As seen in FIGS. 11-14, handle assembly 300 further includes a ratchet mechanism 370 operatively associated with articulating member 338 of articulation assembly 330. Ratchet mechanism 370 includes a ratchet rack 372 supported on housing 302 and operatively associated with articulating member 338. Handle assembly 300 further includes an articulation trigger 374 supported on the end of an arm 338 a extending from articulating member 338 and supporting a pawl 376 of ratchet mechanism 370. Pawl 376 of ratchet mechanism 370 is operatively engaged with teeth 372 a of ratchet rack 372. Pawl 376 may be biased, by a suitable biasing member 378, to a position which is in engagement with teeth 372 a of ratchet rack 372.

In use, pawl 376 is depressed in order to move actuation trigger 374. As articulation trigger 374 is translated relative to ratchet rack 372 and housing 302, to actuate articulating member 338, pawl 376 may be released to re-engage teeth 372 a of ratchet rack 372 to thereby maintain the location and/or position of articulating member 338 relative to housing 302. In this manner, the articulation of the jaws (not shown) of the device may be maintained in a partially or fully articulated position without the operator having to physically hold articulation trigger 374 in a partially or fully actuated position.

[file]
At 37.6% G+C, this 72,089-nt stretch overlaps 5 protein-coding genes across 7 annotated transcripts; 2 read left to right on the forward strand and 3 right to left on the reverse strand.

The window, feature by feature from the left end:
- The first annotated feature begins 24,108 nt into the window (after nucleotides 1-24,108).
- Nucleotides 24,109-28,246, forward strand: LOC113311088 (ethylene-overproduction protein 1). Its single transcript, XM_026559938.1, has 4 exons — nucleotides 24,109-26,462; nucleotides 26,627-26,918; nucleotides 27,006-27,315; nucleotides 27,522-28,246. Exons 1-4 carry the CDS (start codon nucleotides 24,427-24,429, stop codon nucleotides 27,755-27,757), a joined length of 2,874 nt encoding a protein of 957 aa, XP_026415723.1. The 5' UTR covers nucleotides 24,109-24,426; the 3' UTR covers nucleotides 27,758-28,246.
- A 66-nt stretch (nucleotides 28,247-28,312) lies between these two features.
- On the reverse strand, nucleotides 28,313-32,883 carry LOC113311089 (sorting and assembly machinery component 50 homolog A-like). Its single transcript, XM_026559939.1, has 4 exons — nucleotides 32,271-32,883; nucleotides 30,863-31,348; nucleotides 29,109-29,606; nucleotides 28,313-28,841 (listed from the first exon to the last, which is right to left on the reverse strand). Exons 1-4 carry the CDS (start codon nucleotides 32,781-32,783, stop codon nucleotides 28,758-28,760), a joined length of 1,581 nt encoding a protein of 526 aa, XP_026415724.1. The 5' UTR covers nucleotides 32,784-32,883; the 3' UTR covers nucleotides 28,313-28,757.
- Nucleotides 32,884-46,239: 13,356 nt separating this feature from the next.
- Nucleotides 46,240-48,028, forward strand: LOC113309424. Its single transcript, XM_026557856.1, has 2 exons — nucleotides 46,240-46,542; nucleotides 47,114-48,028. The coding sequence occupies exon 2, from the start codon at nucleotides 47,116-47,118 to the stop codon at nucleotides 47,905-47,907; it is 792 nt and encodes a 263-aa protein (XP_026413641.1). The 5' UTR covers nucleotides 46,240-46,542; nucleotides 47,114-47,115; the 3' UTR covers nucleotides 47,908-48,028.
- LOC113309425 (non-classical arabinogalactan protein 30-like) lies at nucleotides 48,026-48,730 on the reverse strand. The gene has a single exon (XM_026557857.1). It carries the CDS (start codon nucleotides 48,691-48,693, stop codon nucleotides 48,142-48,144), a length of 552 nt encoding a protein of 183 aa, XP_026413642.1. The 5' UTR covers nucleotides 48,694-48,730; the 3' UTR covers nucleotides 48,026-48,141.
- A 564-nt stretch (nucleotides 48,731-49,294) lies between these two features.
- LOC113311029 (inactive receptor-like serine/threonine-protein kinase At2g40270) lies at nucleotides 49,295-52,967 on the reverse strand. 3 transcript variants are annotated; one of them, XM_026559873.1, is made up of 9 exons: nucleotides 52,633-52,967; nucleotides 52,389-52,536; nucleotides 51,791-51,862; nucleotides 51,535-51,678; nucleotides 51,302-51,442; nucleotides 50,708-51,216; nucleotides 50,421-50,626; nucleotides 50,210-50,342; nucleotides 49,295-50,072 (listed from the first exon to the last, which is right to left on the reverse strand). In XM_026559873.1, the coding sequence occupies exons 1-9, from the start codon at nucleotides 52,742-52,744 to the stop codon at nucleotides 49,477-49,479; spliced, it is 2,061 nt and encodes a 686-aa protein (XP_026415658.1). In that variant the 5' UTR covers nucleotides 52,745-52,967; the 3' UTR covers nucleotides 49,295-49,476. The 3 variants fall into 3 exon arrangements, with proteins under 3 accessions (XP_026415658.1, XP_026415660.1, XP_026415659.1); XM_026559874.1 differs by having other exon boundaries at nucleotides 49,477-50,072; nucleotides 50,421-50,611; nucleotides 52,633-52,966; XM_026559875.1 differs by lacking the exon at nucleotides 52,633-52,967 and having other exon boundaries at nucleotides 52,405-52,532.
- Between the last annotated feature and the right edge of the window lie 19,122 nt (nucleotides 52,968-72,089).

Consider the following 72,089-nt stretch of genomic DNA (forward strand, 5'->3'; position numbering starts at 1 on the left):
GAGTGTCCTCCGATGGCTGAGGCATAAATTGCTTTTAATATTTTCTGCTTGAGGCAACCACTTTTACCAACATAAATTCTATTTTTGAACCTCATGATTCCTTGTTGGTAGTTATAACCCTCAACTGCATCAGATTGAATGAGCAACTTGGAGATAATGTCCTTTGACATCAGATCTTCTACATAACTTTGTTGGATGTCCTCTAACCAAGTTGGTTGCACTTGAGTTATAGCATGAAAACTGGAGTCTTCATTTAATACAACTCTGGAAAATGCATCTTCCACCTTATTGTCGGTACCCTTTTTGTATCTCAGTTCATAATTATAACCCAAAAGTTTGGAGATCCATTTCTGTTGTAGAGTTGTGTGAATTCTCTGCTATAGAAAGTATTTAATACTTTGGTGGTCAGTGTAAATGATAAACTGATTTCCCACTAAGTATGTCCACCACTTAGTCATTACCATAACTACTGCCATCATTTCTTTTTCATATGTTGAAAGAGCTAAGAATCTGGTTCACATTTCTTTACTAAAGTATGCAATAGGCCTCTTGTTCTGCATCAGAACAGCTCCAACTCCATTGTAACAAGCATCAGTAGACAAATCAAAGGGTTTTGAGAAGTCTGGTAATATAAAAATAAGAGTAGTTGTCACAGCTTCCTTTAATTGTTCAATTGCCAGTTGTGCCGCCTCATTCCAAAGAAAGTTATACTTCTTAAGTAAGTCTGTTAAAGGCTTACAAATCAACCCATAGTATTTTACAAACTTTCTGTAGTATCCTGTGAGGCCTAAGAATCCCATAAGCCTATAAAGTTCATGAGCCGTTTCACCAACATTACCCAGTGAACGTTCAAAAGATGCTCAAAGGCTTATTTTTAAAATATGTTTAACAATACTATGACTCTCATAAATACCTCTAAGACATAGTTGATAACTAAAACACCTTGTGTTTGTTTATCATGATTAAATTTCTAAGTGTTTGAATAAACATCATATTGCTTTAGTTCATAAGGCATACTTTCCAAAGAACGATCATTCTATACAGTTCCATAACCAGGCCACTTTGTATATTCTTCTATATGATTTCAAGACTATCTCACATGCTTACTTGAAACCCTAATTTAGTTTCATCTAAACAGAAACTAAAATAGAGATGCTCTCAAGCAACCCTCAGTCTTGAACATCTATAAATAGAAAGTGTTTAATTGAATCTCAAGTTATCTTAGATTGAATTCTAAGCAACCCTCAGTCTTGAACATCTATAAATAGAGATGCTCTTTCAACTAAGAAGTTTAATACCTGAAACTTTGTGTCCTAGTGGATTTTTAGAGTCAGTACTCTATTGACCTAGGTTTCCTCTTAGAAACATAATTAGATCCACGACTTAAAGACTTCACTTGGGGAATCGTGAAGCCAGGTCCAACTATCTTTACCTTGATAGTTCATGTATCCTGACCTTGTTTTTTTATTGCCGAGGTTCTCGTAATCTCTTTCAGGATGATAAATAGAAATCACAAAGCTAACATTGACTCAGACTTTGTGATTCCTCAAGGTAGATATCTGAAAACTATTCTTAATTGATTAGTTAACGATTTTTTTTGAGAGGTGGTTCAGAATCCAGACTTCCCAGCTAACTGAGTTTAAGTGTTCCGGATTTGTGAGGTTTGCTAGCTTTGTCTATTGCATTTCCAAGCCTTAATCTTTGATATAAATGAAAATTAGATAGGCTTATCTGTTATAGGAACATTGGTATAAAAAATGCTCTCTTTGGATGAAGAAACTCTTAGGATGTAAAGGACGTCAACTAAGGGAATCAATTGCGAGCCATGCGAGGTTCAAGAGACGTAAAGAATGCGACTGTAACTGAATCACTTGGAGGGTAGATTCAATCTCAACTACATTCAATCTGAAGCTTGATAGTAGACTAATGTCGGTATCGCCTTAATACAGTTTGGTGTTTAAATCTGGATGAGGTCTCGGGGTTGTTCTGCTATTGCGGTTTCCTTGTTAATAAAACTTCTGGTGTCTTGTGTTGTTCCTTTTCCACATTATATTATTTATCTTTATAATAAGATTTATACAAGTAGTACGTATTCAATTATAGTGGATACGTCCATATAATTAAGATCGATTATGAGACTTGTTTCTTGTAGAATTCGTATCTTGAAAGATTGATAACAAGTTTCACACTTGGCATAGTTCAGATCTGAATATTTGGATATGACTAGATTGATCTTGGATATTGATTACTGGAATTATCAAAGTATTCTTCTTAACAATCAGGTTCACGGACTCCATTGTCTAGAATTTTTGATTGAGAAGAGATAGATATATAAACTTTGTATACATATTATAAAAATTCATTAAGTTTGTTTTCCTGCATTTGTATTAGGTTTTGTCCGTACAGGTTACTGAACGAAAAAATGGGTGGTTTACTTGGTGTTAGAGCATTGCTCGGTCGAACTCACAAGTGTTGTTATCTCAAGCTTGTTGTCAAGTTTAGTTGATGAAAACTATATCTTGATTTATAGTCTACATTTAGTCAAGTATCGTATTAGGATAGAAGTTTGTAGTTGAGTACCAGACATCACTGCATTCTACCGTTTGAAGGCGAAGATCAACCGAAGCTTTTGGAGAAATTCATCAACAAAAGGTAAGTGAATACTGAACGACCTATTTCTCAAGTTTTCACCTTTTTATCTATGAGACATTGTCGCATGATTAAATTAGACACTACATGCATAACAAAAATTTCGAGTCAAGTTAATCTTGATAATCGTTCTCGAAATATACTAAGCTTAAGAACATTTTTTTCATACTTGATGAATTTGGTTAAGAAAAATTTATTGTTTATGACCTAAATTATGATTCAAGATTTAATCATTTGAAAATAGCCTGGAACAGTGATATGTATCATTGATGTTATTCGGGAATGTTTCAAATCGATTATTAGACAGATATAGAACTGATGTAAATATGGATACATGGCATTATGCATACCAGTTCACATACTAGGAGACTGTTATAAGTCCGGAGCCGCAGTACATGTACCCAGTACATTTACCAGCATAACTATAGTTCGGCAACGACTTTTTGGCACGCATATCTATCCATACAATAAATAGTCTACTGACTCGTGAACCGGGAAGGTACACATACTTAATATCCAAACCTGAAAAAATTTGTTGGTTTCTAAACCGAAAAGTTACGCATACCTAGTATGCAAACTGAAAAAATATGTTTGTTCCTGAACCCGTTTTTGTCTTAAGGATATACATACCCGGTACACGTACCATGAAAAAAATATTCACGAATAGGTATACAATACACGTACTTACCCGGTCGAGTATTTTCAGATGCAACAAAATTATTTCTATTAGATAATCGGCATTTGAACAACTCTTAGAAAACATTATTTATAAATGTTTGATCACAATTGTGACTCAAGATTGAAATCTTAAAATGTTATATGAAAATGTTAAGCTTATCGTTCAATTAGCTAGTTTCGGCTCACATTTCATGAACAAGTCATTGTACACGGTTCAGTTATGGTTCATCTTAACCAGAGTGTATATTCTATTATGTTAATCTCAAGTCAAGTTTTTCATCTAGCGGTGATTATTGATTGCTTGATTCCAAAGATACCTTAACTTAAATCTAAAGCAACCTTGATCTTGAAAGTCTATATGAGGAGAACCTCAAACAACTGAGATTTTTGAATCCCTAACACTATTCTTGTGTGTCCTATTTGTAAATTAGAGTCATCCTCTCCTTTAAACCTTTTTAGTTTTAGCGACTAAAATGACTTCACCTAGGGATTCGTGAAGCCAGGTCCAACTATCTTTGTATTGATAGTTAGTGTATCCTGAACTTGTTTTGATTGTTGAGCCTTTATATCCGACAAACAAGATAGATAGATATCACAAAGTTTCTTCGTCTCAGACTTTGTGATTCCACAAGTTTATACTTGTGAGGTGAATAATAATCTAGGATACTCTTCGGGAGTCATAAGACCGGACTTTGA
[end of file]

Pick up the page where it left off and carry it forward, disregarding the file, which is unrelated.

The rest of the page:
Ratchet mechanism 370 may be freely moveably upon actuation by the user, however, ratchet mechanism 370 is configured such that upon release thereof by the user, ratchet mechanism 370 maintains the position of articulation trigger 374. Articulation trigger 374 may be incrementally movable along a length of ratchet rack 372.

While the disclosure has been particularly shown and described with reference to particular embodiments, it will be understood by those skilled in the art that various modifications in form and detail may be made therein without departing from the scope and spirit of the invention. Accordingly, modifications such as those suggested above, but not limited thereto, are to be considered within the scope of the invention.

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Classifications
U.S. Classification606/205
International ClassificationA61B17/00
Cooperative ClassificationA61B17/062, A61B17/0469, A61B2017/003, A61B17/2909, A61B2017/2919, A61B2017/2905